They say you can never underestimate your opponents. That they may be as clever, as detailed, as meticulous in preparation for the end intrigue they have prepared for you, for all. The Game of Shadows makes a good go of bringing you to a precursor of the European long game of 1914 via the dastardly Professor Moriarty. Holmes, his antithesis, takes up the chess match to a near flawless duel of equals of the mind, if not of heart. For Moriarty (Jared Harris) has not one.
In referencing the great works of Sir Arthur Conan Doyle, director Guy Richie has blended those stories with a few inventions of his own. Now, this reviewer is not a master Holmesian purveyor. I enjoyed a few of the shorts in my earlier days, “The Red-headed League”, “The Adventure of the Speckled Band”, and several others some twenty to twenty-five years prior when boys find their heroes more and more in pages of literary works. Doyle’s masterful detective genius was good fun –always kept one’s sharp attention.
So, I understand the poetic license Richie has to take to make it work in today’s environs. Action, action, and funny quips, for which, the modern Holmes (Robert Downey, Jr.) has made quite palatable for all ages. Jude Law’s depiction of Dr. Watson is a banquet of a different sort from Doyle’s feast. Mainly, Watson has a truly redoubtable courage, the joie de vivre of a 1980s rock star, but is much more skeptical (with equal parts reasoning) of the escapading Holmes. Nonetheless, Watson will give his life for Holmes, but also will give him a tongue lashing all the way to the damnable end of his partner’s, “elementary, my dear Watson, puzzle solved; but now we’re bloody well sacked” destruction. (Not that he ever said any of that.)
Ah yes, the movie. It clocks two hours of 1890s fun. The two opposing forces setting their boards up for a duel of strategies, tactics, and pieces moved to block, to sacrifice, in order to win the sparking-towards-battle of Europe. Much like the real Europe, and real war, attacks, counteroffensives, forced retreats, feint attacks and retreats, and seeming stalemates occur. Neither side is desperate – but only more enlivened to fight on.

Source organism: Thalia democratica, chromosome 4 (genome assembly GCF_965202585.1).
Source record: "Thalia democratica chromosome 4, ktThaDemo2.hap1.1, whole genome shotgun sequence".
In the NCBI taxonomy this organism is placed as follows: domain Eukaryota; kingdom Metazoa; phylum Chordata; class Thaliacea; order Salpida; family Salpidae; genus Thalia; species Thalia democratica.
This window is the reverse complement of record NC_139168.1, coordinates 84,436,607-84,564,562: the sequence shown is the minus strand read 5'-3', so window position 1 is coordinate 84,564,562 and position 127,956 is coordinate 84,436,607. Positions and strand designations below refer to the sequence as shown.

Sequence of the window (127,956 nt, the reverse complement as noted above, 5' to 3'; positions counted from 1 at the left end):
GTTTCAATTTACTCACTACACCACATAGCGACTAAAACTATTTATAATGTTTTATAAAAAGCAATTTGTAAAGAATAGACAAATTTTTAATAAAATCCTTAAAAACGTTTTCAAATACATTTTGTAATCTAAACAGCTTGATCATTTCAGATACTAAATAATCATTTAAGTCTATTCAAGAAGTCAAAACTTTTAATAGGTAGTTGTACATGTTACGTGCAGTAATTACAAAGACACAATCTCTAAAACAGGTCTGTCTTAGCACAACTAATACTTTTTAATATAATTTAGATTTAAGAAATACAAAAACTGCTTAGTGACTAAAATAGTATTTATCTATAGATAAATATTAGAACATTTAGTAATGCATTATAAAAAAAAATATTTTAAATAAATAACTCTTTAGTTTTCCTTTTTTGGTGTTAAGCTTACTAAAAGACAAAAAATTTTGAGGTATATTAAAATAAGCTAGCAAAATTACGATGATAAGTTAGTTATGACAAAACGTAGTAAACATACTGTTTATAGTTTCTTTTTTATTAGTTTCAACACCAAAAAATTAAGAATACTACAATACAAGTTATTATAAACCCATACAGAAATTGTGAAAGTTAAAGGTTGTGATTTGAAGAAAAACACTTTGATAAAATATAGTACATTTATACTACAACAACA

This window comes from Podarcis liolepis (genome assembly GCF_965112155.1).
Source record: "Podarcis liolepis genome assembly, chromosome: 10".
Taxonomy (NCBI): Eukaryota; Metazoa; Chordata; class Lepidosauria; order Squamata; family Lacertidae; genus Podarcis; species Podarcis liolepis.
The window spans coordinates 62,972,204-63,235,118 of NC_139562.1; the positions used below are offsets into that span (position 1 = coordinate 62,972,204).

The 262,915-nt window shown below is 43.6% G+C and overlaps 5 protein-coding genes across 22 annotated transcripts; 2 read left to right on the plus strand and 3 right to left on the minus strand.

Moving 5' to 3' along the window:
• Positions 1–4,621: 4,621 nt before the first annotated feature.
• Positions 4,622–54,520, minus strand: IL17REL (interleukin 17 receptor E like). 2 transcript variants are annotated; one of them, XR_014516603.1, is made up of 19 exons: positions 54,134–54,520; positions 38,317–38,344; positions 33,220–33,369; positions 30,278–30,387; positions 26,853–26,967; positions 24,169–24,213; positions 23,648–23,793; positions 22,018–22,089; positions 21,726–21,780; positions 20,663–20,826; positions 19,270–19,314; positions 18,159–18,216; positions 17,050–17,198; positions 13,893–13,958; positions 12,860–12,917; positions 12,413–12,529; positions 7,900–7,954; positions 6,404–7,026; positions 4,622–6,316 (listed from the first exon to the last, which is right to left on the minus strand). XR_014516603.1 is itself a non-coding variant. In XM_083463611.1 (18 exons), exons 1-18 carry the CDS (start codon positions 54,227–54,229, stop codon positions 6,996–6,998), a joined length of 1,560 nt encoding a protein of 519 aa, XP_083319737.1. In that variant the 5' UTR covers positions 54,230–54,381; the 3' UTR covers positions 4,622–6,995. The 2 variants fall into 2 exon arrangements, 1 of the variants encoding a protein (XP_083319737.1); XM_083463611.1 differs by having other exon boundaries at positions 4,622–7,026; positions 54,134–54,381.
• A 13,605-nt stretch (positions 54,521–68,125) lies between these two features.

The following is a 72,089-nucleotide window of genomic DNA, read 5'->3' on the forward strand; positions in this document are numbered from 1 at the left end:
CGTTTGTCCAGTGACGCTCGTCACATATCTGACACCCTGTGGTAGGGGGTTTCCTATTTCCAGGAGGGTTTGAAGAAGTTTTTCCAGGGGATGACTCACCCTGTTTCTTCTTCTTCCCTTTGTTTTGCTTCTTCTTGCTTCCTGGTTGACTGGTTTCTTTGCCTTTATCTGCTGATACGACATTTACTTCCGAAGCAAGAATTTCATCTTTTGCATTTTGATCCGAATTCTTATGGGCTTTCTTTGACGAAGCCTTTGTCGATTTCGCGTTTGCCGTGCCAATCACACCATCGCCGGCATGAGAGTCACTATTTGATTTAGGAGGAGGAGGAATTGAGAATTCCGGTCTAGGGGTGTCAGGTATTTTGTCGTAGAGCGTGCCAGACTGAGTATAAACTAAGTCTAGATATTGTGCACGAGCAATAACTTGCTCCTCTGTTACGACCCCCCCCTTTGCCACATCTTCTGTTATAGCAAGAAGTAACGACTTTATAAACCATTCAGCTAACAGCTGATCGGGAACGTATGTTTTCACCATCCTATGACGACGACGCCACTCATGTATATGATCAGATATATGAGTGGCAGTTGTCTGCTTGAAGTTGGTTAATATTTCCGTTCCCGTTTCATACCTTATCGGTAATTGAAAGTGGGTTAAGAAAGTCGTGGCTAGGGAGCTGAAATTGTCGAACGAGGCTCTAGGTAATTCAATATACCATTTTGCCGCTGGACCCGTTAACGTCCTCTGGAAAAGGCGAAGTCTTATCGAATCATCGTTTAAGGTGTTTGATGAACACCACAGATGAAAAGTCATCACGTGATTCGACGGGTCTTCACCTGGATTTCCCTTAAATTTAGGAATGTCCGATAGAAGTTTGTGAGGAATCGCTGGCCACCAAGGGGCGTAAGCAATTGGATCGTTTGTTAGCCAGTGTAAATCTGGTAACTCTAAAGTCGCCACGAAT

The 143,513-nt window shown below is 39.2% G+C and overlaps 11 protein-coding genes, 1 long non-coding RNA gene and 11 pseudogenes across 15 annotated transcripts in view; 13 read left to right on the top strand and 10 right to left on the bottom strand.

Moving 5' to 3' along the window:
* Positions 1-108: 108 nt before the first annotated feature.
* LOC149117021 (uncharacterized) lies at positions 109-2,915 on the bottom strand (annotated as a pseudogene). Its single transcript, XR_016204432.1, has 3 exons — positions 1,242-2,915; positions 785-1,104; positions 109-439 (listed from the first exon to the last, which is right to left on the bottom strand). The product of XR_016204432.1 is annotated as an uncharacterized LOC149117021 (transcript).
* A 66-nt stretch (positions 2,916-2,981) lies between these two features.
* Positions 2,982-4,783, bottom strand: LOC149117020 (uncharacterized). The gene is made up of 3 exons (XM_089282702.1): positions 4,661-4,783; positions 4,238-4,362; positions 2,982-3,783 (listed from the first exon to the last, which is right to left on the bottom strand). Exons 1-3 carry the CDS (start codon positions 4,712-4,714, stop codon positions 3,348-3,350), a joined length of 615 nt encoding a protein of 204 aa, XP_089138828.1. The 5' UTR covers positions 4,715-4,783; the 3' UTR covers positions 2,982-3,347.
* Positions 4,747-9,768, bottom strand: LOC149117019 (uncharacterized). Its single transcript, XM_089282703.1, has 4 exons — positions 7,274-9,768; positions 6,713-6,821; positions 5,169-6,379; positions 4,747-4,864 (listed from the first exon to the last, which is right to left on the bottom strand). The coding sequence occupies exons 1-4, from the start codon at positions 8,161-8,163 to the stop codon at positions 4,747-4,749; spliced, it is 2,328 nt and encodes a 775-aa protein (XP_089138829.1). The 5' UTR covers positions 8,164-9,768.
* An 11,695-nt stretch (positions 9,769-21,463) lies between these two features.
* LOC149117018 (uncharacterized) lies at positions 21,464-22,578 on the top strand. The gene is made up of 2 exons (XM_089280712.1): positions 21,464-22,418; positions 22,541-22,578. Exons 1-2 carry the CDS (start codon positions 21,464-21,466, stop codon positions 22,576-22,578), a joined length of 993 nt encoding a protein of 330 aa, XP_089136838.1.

But the strategists take different routes to fulfill their quest. Moriarty controls and sacrifices all his pieces to win; and plays on the dark forces inside men. Holmes, the supreme practitioner of Pragmatism, the keen adventurer, moral and just in his own unique light, thinks of counters to win this dark game; but with honor, and the sacrifices made by others due solely to free will. The Game of Shadows titling is apropos.
One can scarcely think a better Holmes movie can be made. It is hopeful that such an epic finale will be made.
I wonder, is a game afoot to fund such a smashing endeavor?
One can only dream.
Basic Sherlock Holmes’s Pragmatism
1. Pragmatism is based on the premise that the human capability to theorize is necessary for intelligent practice.
2. Pragmatism instead tries to explain, psychologically and biologically, how the relation between knower and known ‘works’ in the world.
3. From the outset, pragmatists wanted to reform philosophy and bring it more in line with the scientific method as they understood it.
4. There is no power of intuition in the sense of a cognition unconditioned by inference, and no power of introspection, intuitive or otherwise, and that awareness of an internal world is by hypothetical inference from external facts.
5. There is no absolutely first cognition in a cognitive process; such a process has its beginning but can always be analyzed into finer cognitive stages. That which we call introspection does not give privileged access to knowledge about the mind – the self is a concept that is derived from our interaction with the external world and not the other way around.
Note: Pragmatism came into being towards the late 19th century – circa Doyle’s heyday.